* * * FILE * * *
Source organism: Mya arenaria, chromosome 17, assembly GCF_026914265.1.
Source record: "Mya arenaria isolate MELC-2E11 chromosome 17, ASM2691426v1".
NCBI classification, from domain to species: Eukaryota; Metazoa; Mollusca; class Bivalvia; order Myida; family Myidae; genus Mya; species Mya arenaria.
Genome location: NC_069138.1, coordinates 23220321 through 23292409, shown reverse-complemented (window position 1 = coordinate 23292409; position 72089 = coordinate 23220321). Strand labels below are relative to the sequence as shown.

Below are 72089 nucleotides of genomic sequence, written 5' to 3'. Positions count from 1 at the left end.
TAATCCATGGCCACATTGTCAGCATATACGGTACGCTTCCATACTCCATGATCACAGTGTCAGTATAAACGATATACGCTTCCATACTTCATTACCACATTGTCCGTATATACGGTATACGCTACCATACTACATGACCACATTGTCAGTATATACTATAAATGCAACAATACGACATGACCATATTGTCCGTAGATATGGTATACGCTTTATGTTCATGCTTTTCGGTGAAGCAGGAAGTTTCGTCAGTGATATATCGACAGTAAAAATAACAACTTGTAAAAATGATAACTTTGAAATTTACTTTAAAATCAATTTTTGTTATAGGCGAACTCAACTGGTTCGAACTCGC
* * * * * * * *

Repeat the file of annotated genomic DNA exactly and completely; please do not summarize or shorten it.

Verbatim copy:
Source organism: Mya arenaria, chromosome 17, assembly GCF_026914265.1.
Source record: "Mya arenaria isolate MELC-2E11 chromosome 17, ASM2691426v1".
NCBI classification, from domain to species: Eukaryota; Metazoa; Mollusca; class Bivalvia; order Myida; family Myidae; genus Mya; species Mya arenaria.
Genome location: NC_069138.1, coordinates 23220321 through 23292409, shown reverse-complemented (window position 1 = coordinate 23292409; position 72089 = coordinate 23220321). Strand labels below are relative to the sequence as shown.

Below are 72089 nucleotides of genomic sequence, written 5' to 3'. Positions count from 1 at the left end.
TAATCCATGGCCACATTGTCAGCATATACGGTACGCTTCCATACTCCATGATCACAGTGTCAGTATAAACGATATACGCTTCCATACTTCATTACCACATTGTCCGTATATACGGTATACGCTACCATACTACATGACCACATTGTCAGTATATACTATAAATGCAACAATACGACATGACCATATTGTCCGTAGATATGGTATACGCTTTATGTTCATGCTTTTCGGTGAAGCAGGAAGTTTCGTCAGTGATATATCGACAGTAAAAATAACAACTTGTAAAAATGATAACTTTGAAATTTACTTTAAAATCAATTTTTGTTATAGGCGAACTCAACTGGTTCGAACTCGC